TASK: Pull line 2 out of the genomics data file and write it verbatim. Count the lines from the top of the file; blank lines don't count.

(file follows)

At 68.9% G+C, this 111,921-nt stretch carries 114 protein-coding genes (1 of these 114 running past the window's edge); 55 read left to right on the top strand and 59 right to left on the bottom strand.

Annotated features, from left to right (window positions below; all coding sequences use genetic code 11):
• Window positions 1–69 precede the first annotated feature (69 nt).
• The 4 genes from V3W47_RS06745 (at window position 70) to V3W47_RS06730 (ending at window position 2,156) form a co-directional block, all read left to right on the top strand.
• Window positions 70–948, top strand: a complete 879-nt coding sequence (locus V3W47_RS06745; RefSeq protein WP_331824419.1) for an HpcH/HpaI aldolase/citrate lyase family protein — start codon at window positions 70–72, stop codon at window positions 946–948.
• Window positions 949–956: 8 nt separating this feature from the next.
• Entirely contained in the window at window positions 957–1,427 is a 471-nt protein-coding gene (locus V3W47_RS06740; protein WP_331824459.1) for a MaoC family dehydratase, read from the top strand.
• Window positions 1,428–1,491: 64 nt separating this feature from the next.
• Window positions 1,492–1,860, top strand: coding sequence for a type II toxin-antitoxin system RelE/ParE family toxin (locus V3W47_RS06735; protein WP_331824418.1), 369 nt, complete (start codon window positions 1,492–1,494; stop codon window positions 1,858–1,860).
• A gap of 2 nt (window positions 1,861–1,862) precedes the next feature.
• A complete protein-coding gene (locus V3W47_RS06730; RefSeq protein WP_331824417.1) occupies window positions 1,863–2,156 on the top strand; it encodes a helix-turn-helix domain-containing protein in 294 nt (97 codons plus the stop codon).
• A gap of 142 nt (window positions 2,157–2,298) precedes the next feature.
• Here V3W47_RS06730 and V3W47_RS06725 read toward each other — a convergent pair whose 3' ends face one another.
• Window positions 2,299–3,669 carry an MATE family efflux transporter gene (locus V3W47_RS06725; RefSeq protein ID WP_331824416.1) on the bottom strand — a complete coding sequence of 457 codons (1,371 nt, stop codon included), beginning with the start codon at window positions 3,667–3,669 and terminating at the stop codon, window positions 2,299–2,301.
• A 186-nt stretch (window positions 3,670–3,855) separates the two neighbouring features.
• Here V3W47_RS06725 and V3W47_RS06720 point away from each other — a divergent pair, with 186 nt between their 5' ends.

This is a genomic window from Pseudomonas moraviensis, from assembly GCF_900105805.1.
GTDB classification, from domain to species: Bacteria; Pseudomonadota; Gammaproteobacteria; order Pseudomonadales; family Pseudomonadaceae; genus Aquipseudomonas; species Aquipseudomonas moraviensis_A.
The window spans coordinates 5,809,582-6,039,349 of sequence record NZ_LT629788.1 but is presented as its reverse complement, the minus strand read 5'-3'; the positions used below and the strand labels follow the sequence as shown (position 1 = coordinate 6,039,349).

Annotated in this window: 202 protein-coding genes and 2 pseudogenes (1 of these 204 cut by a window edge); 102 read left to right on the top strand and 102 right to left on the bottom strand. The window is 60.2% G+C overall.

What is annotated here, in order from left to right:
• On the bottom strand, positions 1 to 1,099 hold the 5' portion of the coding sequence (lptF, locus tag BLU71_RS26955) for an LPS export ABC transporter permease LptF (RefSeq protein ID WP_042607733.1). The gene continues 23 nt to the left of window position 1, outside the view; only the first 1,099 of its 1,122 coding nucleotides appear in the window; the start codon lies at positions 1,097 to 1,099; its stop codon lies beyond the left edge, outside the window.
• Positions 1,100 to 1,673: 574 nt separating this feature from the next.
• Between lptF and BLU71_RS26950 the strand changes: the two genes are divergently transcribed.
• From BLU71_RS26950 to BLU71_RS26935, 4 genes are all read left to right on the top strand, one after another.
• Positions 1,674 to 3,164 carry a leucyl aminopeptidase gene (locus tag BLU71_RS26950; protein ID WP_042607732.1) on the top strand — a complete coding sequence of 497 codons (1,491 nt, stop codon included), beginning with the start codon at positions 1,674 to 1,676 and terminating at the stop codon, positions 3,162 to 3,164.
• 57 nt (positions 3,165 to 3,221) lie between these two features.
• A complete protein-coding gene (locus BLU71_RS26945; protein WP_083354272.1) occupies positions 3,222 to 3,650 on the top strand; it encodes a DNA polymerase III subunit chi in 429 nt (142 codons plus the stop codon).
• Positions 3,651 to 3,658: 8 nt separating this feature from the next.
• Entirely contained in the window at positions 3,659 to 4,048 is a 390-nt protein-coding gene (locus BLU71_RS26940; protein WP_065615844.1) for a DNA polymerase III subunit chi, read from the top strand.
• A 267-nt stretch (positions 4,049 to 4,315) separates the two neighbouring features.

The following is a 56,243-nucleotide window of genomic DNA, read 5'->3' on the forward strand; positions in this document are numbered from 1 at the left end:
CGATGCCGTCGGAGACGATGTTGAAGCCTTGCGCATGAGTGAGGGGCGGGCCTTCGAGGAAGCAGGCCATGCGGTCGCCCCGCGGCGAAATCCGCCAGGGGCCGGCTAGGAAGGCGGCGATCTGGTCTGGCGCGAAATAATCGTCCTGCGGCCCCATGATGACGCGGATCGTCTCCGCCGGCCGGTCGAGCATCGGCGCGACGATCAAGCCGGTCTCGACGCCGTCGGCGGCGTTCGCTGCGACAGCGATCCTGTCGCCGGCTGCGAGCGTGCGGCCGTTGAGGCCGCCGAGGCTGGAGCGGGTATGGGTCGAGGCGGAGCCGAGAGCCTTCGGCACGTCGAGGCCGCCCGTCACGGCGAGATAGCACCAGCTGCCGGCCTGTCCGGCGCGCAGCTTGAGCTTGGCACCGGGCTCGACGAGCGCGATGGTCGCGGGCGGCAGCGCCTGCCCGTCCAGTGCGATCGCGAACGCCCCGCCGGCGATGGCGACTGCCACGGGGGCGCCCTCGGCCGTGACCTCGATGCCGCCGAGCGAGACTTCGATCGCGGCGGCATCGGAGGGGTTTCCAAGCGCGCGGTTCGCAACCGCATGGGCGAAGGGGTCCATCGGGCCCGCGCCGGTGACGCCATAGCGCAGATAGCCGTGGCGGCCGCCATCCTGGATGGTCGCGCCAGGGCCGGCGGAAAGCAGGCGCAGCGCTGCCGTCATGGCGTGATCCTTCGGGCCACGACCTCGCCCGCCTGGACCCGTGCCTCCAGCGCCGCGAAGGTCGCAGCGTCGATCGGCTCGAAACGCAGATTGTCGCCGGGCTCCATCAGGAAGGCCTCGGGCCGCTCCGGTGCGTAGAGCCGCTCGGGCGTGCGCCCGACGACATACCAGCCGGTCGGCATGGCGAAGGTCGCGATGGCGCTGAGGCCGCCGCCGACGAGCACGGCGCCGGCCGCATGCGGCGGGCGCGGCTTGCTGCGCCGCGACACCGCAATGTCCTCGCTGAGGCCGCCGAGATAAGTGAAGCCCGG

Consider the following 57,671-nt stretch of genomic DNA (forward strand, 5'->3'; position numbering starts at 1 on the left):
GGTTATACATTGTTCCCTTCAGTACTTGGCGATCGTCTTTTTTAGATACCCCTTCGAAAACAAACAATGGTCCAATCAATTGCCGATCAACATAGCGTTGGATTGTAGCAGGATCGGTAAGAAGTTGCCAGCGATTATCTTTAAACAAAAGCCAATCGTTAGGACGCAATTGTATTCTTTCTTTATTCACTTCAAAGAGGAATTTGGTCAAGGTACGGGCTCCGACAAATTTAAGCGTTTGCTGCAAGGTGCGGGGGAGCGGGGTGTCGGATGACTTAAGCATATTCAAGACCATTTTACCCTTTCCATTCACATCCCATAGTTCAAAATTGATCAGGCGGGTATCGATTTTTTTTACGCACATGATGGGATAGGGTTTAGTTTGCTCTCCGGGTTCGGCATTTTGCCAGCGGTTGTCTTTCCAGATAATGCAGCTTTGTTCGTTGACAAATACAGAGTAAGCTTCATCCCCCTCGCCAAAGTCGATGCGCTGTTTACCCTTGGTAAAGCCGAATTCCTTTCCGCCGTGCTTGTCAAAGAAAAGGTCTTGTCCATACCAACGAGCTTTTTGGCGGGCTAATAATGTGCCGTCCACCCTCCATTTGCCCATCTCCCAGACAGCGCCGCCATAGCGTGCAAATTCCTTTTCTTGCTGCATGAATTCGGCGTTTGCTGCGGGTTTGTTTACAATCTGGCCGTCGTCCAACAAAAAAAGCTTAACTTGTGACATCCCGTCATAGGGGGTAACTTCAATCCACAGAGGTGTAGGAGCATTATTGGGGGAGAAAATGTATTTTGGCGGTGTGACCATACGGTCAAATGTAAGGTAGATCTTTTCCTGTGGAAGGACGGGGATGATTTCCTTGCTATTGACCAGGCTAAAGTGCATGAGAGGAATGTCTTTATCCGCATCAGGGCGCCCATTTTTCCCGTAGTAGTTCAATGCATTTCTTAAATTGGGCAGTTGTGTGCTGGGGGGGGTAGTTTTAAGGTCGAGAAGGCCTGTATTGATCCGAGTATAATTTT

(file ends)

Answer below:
Annotated features, from left to right (window positions below; all coding sequences use genetic code 11):